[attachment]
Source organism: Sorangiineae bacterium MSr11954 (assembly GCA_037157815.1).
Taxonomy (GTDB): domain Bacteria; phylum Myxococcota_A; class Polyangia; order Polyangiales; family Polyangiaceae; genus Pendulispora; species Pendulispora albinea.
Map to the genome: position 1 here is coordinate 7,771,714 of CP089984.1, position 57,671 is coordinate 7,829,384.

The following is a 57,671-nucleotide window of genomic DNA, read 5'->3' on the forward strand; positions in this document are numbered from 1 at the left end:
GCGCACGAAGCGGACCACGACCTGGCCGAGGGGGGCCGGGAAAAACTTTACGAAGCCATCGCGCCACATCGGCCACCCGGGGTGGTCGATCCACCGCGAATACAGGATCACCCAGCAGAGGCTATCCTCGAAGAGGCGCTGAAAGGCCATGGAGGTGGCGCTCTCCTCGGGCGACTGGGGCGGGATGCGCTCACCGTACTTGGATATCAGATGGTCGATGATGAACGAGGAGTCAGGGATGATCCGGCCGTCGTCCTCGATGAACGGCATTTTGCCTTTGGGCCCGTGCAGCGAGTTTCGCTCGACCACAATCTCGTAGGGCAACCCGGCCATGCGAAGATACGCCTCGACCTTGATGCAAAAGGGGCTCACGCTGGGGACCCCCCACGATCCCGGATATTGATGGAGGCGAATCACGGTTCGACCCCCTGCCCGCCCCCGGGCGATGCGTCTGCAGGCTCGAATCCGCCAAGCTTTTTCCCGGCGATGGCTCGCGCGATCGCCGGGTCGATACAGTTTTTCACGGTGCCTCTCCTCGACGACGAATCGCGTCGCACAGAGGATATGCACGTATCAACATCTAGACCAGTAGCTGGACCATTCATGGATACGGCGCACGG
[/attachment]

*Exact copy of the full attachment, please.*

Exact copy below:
Source organism: Sorangiineae bacterium MSr11954 (assembly GCA_037157815.1).
Taxonomy (GTDB): domain Bacteria; phylum Myxococcota_A; class Polyangia; order Polyangiales; family Polyangiaceae; genus Pendulispora; species Pendulispora albinea.
Map to the genome: position 1 here is coordinate 7,771,714 of CP089984.1, position 57,671 is coordinate 7,829,384.

The following is a 57,671-nucleotide window of genomic DNA, read 5'->3' on the forward strand; positions in this document are numbered from 1 at the left end:
GCGCACGAAGCGGACCACGACCTGGCCGAGGGGGGCCGGGAAAAACTTTACGAAGCCATCGCGCCACATCGGCCACCCGGGGTGGTCGATCCACCGCGAATACAGGATCACCCAGCAGAGGCTATCCTCGAAGAGGCGCTGAAAGGCCATGGAGGTGGCGCTCTCCTCGGGCGACTGGGGCGGGATGCGCTCACCGTACTTGGATATCAGATGGTCGATGATGAACGAGGAGTCAGGGATGATCCGGCCGTCGTCCTCGATGAACGGCATTTTGCCTTTGGGCCCGTGCAGCGAGTTTCGCTCGACCACAATCTCGTAGGGCAACCCGGCCATGCGAAGATACGCCTCGACCTTGATGCAAAAGGGGCTCACGCTGGGGACCCCCCACGATCCCGGATATTGATGGAGGCGAATCACGGTTCGACCCCCTGCCCGCCCCCGGGCGATGCGTCTGCAGGCTCGAATCCGCCAAGCTTTTTCCCGGCGATGGCTCGCGCGATCGCCGGGTCGATACAGTTTTTCACGGTGCCTCTCCTCGACGACGAATCGCGTCGCACAGAGGATATGCACGTATCAACATCTAGACCAGTAGCTGGACCATTCATGGATACGGCGCACGG